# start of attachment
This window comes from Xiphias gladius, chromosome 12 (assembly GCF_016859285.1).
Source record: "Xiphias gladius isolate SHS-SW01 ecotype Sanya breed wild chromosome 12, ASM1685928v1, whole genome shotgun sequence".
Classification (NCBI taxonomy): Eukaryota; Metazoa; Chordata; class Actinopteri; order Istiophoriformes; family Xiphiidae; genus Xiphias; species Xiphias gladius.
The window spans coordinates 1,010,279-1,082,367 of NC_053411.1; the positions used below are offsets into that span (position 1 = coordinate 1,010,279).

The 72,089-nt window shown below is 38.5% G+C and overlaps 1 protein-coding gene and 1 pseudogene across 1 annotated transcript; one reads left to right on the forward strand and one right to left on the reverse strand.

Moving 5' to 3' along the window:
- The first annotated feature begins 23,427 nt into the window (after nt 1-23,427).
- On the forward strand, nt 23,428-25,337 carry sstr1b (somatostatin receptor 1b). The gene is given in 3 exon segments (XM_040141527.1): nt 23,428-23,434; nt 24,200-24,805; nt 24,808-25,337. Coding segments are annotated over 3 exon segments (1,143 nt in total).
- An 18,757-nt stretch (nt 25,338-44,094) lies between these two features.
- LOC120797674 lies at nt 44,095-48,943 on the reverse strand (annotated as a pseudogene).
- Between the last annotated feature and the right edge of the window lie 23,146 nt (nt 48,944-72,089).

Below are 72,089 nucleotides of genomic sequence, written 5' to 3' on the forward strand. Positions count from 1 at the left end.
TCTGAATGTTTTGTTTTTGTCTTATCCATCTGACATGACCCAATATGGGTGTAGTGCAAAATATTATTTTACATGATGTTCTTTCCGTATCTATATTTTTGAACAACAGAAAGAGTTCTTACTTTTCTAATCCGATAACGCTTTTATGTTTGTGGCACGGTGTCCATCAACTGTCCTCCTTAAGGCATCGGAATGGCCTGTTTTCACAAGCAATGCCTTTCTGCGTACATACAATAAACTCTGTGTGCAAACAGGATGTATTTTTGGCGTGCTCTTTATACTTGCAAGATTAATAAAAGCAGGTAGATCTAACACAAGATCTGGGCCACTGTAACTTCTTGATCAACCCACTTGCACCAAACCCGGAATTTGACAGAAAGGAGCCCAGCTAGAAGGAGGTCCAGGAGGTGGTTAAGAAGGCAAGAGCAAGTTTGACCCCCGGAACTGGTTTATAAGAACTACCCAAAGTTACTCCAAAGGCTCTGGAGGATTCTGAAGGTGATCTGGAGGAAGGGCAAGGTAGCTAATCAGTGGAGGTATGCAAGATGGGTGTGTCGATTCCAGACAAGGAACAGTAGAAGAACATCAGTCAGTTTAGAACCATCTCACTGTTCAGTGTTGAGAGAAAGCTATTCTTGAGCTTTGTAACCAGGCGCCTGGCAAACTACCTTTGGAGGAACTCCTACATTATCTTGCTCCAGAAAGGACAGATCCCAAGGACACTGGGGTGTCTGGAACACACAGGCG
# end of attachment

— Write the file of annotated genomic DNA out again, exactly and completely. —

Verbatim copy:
This window comes from Xiphias gladius, chromosome 12 (assembly GCF_016859285.1).
Source record: "Xiphias gladius isolate SHS-SW01 ecotype Sanya breed wild chromosome 12, ASM1685928v1, whole genome shotgun sequence".
Classification (NCBI taxonomy): Eukaryota; Metazoa; Chordata; class Actinopteri; order Istiophoriformes; family Xiphiidae; genus Xiphias; species Xiphias gladius.
The window spans coordinates 1,010,279-1,082,367 of NC_053411.1; the positions used below are offsets into that span (position 1 = coordinate 1,010,279).

The 72,089-nt window shown below is 38.5% G+C and overlaps 1 protein-coding gene and 1 pseudogene across 1 annotated transcript; one reads left to right on the forward strand and one right to left on the reverse strand.

Moving 5' to 3' along the window:
- The first annotated feature begins 23,427 nt into the window (after nt 1-23,427).
- On the forward strand, nt 23,428-25,337 carry sstr1b (somatostatin receptor 1b). The gene is given in 3 exon segments (XM_040141527.1): nt 23,428-23,434; nt 24,200-24,805; nt 24,808-25,337. Coding segments are annotated over 3 exon segments (1,143 nt in total).
- An 18,757-nt stretch (nt 25,338-44,094) lies between these two features.
- LOC120797674 lies at nt 44,095-48,943 on the reverse strand (annotated as a pseudogene).
- Between the last annotated feature and the right edge of the window lie 23,146 nt (nt 48,944-72,089).

Below are 72,089 nucleotides of genomic sequence, written 5' to 3' on the forward strand. Positions count from 1 at the left end.
TCTGAATGTTTTGTTTTTGTCTTATCCATCTGACATGACCCAATATGGGTGTAGTGCAAAATATTATTTTACATGATGTTCTTTCCGTATCTATATTTTTGAACAACAGAAAGAGTTCTTACTTTTCTAATCCGATAACGCTTTTATGTTTGTGGCACGGTGTCCATCAACTGTCCTCCTTAAGGCATCGGAATGGCCTGTTTTCACAAGCAATGCCTTTCTGCGTACATACAATAAACTCTGTGTGCAAACAGGATGTATTTTTGGCGTGCTCTTTATACTTGCAAGATTAATAAAAGCAGGTAGATCTAACACAAGATCTGGGCCACTGTAACTTCTTGATCAACCCACTTGCACCAAACCCGGAATTTGACAGAAAGGAGCCCAGCTAGAAGGAGGTCCAGGAGGTGGTTAAGAAGGCAAGAGCAAGTTTGACCCCCGGAACTGGTTTATAAGAACTACCCAAAGTTACTCCAAAGGCTCTGGAGGATTCTGAAGGTGATCTGGAGGAAGGGCAAGGTAGCTAATCAGTGGAGGTATGCAAGATGGGTGTGTCGATTCCAGACAAGGAACAGTAGAAGAACATCAGTCAGTTTAGAACCATCTCACTGTTCAGTGTTGAGAGAAAGCTATTCTTGAGCTTTGTAACCAGGCGCCTGGCAAACTACCTTTGGAGGAACTCCTACATTATCTTGCTCCAGAAAGGACAGATCCCAAGGACACTGGGGTGTCTGGAACACACAGGCG